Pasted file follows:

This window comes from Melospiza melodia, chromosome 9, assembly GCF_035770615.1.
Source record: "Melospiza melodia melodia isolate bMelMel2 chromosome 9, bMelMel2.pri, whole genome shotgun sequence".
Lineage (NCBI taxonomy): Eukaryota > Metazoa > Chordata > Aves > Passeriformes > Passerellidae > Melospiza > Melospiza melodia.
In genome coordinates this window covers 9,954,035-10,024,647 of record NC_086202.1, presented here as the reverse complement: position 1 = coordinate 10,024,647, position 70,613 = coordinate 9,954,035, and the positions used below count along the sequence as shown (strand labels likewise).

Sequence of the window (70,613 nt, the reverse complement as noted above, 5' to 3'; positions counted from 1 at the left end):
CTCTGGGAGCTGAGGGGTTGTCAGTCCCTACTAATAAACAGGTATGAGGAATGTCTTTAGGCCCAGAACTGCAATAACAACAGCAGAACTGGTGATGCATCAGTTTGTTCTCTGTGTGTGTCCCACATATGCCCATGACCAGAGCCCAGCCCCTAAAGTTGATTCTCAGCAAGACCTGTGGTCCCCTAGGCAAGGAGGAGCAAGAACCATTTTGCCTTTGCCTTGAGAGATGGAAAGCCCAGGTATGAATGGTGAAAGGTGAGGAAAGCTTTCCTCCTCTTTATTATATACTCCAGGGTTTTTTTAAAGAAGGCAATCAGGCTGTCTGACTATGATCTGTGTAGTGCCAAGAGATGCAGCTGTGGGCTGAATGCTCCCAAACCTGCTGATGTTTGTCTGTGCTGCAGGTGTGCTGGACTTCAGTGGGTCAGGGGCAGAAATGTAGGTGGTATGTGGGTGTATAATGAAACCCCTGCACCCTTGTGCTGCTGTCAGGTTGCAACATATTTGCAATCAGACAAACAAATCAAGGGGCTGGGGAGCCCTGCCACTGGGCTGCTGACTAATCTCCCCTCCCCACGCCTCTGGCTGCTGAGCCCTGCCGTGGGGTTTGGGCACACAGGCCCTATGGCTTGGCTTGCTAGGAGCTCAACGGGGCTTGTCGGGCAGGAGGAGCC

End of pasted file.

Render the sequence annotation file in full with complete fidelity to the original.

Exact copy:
This window comes from Melospiza melodia, chromosome 9, assembly GCF_035770615.1.
Source record: "Melospiza melodia melodia isolate bMelMel2 chromosome 9, bMelMel2.pri, whole genome shotgun sequence".
Lineage (NCBI taxonomy): Eukaryota > Metazoa > Chordata > Aves > Passeriformes > Passerellidae > Melospiza > Melospiza melodia.
In genome coordinates this window covers 9,954,035-10,024,647 of record NC_086202.1, presented here as the reverse complement: position 1 = coordinate 10,024,647, position 70,613 = coordinate 9,954,035, and the positions used below count along the sequence as shown (strand labels likewise).

Sequence of the window (70,613 nt, the reverse complement as noted above, 5' to 3'; positions counted from 1 at the left end):
CTCTGGGAGCTGAGGGGTTGTCAGTCCCTACTAATAAACAGGTATGAGGAATGTCTTTAGGCCCAGAACTGCAATAACAACAGCAGAACTGGTGATGCATCAGTTTGTTCTCTGTGTGTGTCCCACATATGCCCATGACCAGAGCCCAGCCCCTAAAGTTGATTCTCAGCAAGACCTGTGGTCCCCTAGGCAAGGAGGAGCAAGAACCATTTTGCCTTTGCCTTGAGAGATGGAAAGCCCAGGTATGAATGGTGAAAGGTGAGGAAAGCTTTCCTCCTCTTTATTATATACTCCAGGGTTTTTTTAAAGAAGGCAATCAGGCTGTCTGACTATGATCTGTGTAGTGCCAAGAGATGCAGCTGTGGGCTGAATGCTCCCAAACCTGCTGATGTTTGTCTGTGCTGCAGGTGTGCTGGACTTCAGTGGGTCAGGGGCAGAAATGTAGGTGGTATGTGGGTGTATAATGAAACCCCTGCACCCTTGTGCTGCTGTCAGGTTGCAACATATTTGCAATCAGACAAACAAATCAAGGGGCTGGGGAGCCCTGCCACTGGGCTGCTGACTAATCTCCCCTCCCCACGCCTCTGGCTGCTGAGCCCTGCCGTGGGGTTTGGGCACACAGGCCCTATGGCTTGGCTTGCTAGGAGCTCAACGGGGCTTGTCGGGCAGGAGGAGCC